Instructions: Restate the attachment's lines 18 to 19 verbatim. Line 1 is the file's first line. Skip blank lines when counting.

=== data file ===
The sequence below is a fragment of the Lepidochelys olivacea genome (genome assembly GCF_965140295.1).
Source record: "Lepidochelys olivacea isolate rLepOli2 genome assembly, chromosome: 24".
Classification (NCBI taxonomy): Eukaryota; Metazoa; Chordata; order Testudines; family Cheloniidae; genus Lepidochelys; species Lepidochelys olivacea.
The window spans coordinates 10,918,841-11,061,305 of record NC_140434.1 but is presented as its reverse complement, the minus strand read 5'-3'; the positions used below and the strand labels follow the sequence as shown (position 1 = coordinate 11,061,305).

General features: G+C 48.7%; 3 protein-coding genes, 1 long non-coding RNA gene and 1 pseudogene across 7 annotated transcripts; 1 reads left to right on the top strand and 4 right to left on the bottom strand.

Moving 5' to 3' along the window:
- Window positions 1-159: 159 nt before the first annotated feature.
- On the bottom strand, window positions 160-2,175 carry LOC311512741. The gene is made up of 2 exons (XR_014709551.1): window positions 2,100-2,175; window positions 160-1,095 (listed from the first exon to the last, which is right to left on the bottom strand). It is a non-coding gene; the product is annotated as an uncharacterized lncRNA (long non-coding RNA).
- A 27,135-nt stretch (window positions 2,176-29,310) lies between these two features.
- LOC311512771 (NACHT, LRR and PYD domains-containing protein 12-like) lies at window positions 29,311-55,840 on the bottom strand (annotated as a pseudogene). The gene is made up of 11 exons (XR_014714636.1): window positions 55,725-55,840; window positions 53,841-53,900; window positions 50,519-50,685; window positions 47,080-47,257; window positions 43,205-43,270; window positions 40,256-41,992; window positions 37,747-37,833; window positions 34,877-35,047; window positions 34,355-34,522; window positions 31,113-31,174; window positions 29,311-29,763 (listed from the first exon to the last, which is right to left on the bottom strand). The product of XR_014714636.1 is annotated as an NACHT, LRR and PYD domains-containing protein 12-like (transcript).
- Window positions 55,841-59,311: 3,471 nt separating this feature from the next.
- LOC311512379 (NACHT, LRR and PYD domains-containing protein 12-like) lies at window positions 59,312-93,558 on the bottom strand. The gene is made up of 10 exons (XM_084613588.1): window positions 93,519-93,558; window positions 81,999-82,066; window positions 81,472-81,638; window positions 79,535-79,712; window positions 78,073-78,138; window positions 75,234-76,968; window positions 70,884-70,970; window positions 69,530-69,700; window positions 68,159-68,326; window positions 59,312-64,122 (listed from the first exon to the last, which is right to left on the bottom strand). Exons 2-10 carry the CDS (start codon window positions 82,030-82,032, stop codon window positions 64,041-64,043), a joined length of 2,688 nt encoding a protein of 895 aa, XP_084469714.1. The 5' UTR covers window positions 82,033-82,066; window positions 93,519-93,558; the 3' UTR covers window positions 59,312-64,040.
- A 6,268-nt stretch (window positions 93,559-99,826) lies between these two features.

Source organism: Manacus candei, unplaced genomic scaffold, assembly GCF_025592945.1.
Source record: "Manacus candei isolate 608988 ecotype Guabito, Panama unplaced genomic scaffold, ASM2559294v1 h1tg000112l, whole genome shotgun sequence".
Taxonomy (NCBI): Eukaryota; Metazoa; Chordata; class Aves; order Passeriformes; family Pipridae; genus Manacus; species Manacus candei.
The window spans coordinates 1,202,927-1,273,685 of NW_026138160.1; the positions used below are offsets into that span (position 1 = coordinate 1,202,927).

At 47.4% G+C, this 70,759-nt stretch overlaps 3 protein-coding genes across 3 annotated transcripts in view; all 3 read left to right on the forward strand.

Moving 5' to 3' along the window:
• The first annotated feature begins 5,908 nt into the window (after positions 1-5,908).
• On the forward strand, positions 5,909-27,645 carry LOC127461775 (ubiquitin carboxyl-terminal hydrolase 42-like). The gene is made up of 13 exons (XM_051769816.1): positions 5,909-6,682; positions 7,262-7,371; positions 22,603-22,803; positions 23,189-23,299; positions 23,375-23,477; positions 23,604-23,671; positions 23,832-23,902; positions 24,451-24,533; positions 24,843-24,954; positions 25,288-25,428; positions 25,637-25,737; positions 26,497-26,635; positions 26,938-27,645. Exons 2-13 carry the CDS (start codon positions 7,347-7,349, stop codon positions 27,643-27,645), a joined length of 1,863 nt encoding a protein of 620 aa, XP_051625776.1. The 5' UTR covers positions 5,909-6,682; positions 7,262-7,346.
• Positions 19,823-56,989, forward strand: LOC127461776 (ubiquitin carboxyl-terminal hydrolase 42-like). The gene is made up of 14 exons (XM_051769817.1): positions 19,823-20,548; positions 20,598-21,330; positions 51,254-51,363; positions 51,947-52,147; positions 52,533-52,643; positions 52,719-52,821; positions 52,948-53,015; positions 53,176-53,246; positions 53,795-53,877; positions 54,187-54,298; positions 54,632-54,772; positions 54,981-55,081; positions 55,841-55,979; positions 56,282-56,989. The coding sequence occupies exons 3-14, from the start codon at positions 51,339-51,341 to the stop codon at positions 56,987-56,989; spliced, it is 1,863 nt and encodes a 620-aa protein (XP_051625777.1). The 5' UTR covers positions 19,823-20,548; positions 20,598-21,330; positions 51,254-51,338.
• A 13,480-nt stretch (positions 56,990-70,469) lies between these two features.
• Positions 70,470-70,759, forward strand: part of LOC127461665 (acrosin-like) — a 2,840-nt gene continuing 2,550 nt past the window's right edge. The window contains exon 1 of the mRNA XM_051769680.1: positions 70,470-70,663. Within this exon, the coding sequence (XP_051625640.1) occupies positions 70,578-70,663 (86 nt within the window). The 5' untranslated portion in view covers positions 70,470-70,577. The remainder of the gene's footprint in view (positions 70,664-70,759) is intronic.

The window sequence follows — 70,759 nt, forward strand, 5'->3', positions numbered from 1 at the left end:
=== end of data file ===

At 47.4% G+C, this 70,759-nt stretch overlaps 3 protein-coding genes across 3 annotated transcripts in view; all 3 read left to right on the forward strand.

Moving 5' to 3' along the window: